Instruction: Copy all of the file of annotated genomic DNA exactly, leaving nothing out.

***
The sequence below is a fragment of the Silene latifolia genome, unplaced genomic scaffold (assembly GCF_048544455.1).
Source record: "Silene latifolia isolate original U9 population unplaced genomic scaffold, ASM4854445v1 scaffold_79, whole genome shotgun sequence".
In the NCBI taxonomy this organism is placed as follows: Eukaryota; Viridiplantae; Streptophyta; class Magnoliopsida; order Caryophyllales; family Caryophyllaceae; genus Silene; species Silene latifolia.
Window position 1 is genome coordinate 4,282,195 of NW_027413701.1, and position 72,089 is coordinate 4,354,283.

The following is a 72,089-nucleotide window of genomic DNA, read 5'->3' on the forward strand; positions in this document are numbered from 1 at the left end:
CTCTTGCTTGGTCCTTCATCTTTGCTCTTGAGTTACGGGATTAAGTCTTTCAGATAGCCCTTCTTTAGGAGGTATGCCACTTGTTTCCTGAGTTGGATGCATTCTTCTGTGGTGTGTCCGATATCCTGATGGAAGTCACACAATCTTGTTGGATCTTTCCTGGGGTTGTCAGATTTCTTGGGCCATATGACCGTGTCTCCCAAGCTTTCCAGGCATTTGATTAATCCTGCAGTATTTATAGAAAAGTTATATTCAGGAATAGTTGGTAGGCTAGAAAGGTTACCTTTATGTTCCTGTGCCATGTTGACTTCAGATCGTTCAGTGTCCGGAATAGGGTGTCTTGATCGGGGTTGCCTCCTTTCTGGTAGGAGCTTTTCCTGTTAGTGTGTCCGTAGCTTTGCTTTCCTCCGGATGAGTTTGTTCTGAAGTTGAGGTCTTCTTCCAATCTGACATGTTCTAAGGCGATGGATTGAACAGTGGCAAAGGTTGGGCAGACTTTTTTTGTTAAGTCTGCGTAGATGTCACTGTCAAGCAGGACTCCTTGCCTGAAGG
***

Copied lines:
The sequence below is a fragment of the Silene latifolia genome, unplaced genomic scaffold (assembly GCF_048544455.1).
Source record: "Silene latifolia isolate original U9 population unplaced genomic scaffold, ASM4854445v1 scaffold_79, whole genome shotgun sequence".
In the NCBI taxonomy this organism is placed as follows: Eukaryota; Viridiplantae; Streptophyta; class Magnoliopsida; order Caryophyllales; family Caryophyllaceae; genus Silene; species Silene latifolia.
Window position 1 is genome coordinate 4,282,195 of NW_027413701.1, and position 72,089 is coordinate 4,354,283.

The following is a 72,089-nucleotide window of genomic DNA, read 5'->3' on the forward strand; positions in this document are numbered from 1 at the left end:
CTCTTGCTTGGTCCTTCATCTTTGCTCTTGAGTTACGGGATTAAGTCTTTCAGATAGCCCTTCTTTAGGAGGTATGCCACTTGTTTCCTGAGTTGGATGCATTCTTCTGTGGTGTGTCCGATATCCTGATGGAAGTCACACAATCTTGTTGGATCTTTCCTGGGGTTGTCAGATTTCTTGGGCCATATGACCGTGTCTCCCAAGCTTTCCAGGCATTTGATTAATCCTGCAGTATTTATAGAAAAGTTATATTCAGGAATAGTTGGTAGGCTAGAAAGGTTACCTTTATGTTCCTGTGCCATGTTGACTTCAGATCGTTCAGTGTCCGGAATAGGGTGTCTTGATCGGGGTTGCCTCCTTTCTGGTAGGAGCTTTTCCTGTTAGTGTGTCCGTAGCTTTGCTTTCCTCCGGATGAGTTTGTTCTGAAGTTGAGGTCTTCTTCCAATCTGACATGTTCTAAGGCGATGGATTGAACAGTGGCAAAGGTTGGGCAGACTTTTTTTGTTAAGTCTGCGTAGATGTCACTGTCAAGCAGGACTCCTTGCCTGAAGG